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Messages - brianleighty

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Lenses / Re: Canon EF 24-70 f/2.8L IS [CR1]
« on: October 29, 2012, 01:55:13 PM »

MPs are not really connected, but pixel size is, and in general, more MP means smaller pixels.  A given amount of shake means a specific amount of movement in terms of arc-seconds.  With smaller pixels, a given amount of movement covers more pixels on the sensor, which translates to more blur.  So, smaller pixels means you need an even faster shutter speed to compensate for camera shake.  1/FL is a film rule.  Even 1/1.6xFL is not enough on a high MP, small pixel sensor.

Thanks for that explanation neuro. I'd always noticed on my crop bodies the 1/1.6 photos were still a little blurry. I just always assumed that maybe I have more shaky hands than other photographers. But your explanation makes me feel better about me being more normal :)

Third Party Manufacturers / Re: 6D Need To Change Something..
« on: October 28, 2012, 04:54:23 PM »

The 6D needed to have a multi-selector. Instead it went with the awkward ergos of the 6D. Ehhh.....

This is actually a signficiant thing turning me off of the 6D.  The multi-selector from the 60D is just awful.

Agreed, although honestly since it's replacing the 5D mark II, and it has the same thing of the center focus point being the primary one you'll use, it's lessened somewhat. Still very annoying. But hey at least they didn't remove AFMA. So I guess they learned from their mistake on the AFMA but it's going to take a little longer for the multiselector pitfall to be realized :)

Third Party Manufacturers / Re: Sigma 35mm f/1.4 Pricing
« on: October 28, 2012, 04:32:24 PM »
Oh man.... why do the 35mm with AF have to be so expensive :( I dont like the Sigma 30mm since i also use FF analog sometimes. Then the only cheap alternative is Samyang but its MF and im worried im too dumb for that  :'(

Can somebody explain to me why the 35mm price is so high? Is it really THAT complicated to build a 35mm lens? Does adding AF really cost 300$ more (compared wiv samyang) ?
Well when you combine the 1.4 aperture with the fact that it's a moderately wide lens on full frame, then it makes sense. I believe there are more things you have to correct for the wider you go from 50mm than you do going tighter than 50mm. I think I'd also argue that most of the 50mm designs are simpler without any special elements until you get up to the highest level ones. If you try to make a cheap lens by not using aspherical and other glass to correct then nobody's going to buy it as most people prefer zooms and one of the main benefits of a prime is at least as good of quality (most of the time better) with a larger aperture. If the prime lacks in image quality, is it really better than the zoom then which is a lot more convenient? I'm pretty excited about the 35mm. I've used the 85 and it's a great lens in my opinion. If this hits in the $600-$900 region and can beat the quality of the Canon 35 1.4 then I'll definitely consider buying it.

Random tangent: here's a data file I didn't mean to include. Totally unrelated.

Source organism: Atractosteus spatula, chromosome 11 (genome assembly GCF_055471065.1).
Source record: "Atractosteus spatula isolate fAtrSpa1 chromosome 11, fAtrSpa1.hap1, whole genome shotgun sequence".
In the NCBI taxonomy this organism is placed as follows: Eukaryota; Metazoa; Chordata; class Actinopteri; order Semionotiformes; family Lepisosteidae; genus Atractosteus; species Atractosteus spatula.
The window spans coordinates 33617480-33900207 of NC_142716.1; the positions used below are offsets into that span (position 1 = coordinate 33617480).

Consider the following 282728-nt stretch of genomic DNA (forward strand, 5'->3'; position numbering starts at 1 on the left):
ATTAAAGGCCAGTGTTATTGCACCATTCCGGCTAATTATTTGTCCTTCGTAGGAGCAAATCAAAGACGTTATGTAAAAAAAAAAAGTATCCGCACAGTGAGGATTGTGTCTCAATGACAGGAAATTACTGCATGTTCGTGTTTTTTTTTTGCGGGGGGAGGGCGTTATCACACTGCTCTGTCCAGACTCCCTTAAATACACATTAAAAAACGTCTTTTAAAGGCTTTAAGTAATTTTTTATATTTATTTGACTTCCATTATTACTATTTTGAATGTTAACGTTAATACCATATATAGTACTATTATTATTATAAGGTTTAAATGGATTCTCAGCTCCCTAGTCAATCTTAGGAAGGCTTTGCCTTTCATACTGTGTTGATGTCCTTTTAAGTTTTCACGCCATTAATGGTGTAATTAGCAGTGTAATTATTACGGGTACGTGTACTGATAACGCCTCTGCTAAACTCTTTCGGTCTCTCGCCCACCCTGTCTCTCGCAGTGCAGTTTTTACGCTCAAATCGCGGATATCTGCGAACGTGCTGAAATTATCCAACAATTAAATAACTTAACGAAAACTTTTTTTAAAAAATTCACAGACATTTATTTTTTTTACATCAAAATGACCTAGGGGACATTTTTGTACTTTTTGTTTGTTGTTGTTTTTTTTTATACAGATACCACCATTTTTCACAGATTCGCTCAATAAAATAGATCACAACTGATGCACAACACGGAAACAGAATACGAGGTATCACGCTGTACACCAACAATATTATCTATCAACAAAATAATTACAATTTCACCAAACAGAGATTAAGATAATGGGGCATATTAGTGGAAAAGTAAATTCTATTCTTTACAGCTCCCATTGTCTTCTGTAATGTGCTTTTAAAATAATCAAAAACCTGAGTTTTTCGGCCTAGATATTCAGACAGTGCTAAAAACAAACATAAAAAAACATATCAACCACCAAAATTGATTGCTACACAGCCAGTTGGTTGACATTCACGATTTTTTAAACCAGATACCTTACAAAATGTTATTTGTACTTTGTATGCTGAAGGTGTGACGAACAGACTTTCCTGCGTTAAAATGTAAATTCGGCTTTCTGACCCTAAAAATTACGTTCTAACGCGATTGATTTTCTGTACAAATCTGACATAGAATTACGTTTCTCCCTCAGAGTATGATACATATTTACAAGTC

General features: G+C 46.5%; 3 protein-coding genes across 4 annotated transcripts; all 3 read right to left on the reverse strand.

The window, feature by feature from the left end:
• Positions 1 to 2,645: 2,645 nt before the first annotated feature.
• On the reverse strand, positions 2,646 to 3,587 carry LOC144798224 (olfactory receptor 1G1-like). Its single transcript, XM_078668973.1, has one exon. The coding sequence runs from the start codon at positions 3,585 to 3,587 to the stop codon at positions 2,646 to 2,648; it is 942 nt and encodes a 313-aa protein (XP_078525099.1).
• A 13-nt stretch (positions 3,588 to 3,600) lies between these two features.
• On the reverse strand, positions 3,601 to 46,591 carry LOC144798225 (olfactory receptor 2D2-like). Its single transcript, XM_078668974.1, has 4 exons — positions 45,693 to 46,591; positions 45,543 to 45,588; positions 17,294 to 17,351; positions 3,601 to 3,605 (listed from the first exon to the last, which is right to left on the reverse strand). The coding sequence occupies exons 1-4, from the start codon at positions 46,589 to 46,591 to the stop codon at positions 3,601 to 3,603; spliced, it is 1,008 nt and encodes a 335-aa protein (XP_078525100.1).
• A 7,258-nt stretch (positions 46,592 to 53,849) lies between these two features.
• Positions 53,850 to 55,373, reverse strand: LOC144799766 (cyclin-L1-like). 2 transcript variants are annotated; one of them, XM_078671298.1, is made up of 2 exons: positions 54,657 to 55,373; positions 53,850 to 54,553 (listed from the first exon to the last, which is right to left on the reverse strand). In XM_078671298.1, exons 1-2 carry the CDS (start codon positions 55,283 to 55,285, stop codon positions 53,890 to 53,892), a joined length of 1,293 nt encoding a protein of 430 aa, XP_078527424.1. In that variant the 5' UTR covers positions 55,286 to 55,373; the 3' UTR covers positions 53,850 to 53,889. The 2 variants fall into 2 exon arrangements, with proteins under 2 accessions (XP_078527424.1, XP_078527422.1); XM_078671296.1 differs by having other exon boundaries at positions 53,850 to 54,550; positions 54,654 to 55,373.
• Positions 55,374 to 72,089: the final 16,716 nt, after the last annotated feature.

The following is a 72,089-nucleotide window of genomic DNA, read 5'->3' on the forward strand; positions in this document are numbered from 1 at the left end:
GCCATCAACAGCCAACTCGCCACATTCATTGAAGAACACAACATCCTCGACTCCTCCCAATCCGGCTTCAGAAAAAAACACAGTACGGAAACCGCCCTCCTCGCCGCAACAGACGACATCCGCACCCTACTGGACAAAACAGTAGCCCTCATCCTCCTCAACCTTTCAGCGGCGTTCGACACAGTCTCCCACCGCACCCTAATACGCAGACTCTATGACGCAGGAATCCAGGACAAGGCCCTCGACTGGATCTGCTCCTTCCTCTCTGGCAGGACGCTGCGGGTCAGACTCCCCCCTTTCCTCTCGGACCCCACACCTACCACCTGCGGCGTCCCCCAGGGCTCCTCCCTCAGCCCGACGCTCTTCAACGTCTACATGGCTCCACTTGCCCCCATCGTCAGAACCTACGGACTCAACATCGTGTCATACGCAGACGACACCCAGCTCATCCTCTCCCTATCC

just noticed the Sigma 50 1.4 has an aspherical element.  That helps explain it's better quality than the two lower Canon's. Then again, it's close to a $500 lens and it only has 8 elements vs the 85's 11 and the Canon 35's 11 (I'd assume the Sigma will have similar). A price increase of $200-$400 for the increased complexity isn't unreasonable. Especially considering Canon's 35 1.4 II will probably cost somewhere close to the $2000 range.

So I have a Canon IP4920 printer. It came with a program called Easy Print or something like that for printing inkjet printable DVD-Rs. The problem I continually run into is the colors never match what's on the screen. The one today was so far off that I ended up making it black and white because it was so bad. I looked in to see if the program allowed me to set any sort of printer profiles and it doesn't. I tried using Photoshop again today but as always I had tons of issues with it and ended up getting ink all over the DVD tray. What does everybody use for their DVD covers. We used to write out in sharpie and so obviously what we have now is a step up but it's very frustrating and time consuming the current way we're doing it. Thanks.